Higher prices for pork, beef and poultry could reduce shoppers’ appetite for meat, reports Reuters. Spring and summer usually see rising meat demand as grilling season fires up, but this year may be different.

Consumer demand for meat may slow at a time of year when it usually peaks, industry experts said Wednesday.

With prices climbing for pork chops, strip steaks and chicken breasts, consumers are likely to put less meat in their shopping carts, at least the pricier cuts, say U.S. meat industry experts.

"The recession certainly changed some demand factors," said Sue Trudell, vice president of analytics firm Express Markets Inc.

Food prices rose 0.2 percent in April, but that was led by a 1.4 percent increase in meat prices, the largest gain in six years. Industry experts have predicted prices at the retail level are set to surge.

Rising livestock feed costs, partly due to corn demand for ethanol, smaller herds and rising demand from China have contributed to higher prices that include a 25 percent jump in wholesale pork prices over the last year. In the same period beef prices rose 22 percent, USDA data show.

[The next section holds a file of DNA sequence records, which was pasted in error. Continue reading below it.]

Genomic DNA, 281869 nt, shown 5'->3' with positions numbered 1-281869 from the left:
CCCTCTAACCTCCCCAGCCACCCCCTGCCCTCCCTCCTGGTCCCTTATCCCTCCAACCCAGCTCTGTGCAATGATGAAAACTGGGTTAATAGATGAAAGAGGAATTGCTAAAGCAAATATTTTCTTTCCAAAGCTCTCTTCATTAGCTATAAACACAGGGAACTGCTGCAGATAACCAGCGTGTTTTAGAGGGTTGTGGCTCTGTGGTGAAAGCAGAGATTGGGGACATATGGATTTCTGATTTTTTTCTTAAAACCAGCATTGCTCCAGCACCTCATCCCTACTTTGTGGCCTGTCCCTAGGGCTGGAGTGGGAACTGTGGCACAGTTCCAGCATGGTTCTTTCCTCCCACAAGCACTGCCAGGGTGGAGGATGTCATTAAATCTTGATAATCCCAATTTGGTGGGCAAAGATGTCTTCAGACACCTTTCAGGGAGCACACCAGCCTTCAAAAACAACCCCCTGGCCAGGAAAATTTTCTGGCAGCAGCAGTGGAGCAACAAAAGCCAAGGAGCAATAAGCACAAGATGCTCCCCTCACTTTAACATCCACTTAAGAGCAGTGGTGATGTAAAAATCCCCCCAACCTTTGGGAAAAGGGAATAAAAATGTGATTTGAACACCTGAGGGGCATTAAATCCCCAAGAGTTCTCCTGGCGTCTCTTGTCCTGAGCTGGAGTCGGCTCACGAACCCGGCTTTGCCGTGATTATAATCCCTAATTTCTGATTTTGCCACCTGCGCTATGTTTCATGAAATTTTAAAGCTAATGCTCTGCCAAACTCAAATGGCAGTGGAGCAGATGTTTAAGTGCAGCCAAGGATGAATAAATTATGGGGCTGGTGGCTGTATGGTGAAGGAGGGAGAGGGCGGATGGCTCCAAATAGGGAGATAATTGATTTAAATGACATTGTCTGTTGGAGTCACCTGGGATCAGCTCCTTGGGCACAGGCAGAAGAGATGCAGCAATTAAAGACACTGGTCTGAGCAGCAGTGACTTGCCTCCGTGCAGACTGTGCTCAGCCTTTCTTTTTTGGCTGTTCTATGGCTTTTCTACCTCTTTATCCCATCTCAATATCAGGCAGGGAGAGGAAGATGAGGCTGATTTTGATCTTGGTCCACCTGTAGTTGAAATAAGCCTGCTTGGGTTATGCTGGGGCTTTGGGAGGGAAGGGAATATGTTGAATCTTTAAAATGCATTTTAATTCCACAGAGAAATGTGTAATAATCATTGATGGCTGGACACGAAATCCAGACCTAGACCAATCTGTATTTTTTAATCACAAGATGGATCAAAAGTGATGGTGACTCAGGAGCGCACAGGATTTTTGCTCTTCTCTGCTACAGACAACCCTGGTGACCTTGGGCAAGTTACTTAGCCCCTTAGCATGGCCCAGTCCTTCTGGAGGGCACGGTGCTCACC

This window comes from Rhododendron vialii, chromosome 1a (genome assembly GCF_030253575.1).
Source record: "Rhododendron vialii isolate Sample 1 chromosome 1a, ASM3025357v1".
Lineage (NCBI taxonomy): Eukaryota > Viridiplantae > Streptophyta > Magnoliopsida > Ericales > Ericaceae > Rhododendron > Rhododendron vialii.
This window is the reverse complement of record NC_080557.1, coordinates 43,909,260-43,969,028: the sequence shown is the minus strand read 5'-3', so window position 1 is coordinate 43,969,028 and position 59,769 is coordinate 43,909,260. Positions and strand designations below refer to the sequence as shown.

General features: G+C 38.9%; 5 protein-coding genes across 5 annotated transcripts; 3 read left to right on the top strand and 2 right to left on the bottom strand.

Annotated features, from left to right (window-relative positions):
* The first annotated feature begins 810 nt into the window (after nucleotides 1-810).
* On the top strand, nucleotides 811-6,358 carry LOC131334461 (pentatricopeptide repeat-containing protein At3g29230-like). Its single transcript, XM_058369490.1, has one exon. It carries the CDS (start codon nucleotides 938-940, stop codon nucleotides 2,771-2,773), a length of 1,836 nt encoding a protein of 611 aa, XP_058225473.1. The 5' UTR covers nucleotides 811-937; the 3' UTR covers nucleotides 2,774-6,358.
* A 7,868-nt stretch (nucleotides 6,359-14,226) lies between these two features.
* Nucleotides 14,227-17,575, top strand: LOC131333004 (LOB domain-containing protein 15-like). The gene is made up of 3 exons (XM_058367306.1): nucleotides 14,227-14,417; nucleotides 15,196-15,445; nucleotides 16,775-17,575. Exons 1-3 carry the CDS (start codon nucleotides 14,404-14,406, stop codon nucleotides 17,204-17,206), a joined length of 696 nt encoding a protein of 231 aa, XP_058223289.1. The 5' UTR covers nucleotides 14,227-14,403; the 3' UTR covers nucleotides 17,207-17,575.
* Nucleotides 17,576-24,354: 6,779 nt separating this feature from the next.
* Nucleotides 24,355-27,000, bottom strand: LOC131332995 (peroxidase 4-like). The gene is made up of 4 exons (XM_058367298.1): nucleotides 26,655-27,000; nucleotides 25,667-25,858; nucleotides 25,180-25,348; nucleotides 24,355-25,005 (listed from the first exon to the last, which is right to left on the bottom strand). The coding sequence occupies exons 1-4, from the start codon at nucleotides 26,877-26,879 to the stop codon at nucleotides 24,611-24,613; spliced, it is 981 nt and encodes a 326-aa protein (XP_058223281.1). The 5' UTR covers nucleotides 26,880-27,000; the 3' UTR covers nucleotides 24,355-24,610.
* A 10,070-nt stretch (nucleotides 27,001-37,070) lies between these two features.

Retail prices in many cases are just now catching up, leaving some U.S. meat company executives speculating over how the summer season meat sales will fare.

"It's too early to tell right now," Hormel Chairman and Chief Executive Jeffrey Ettinger said on the sidelines of an industry conference in New York. "In many cases we just put through some of those price increases. My guess is you will see some volume declines."

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Source: Reuters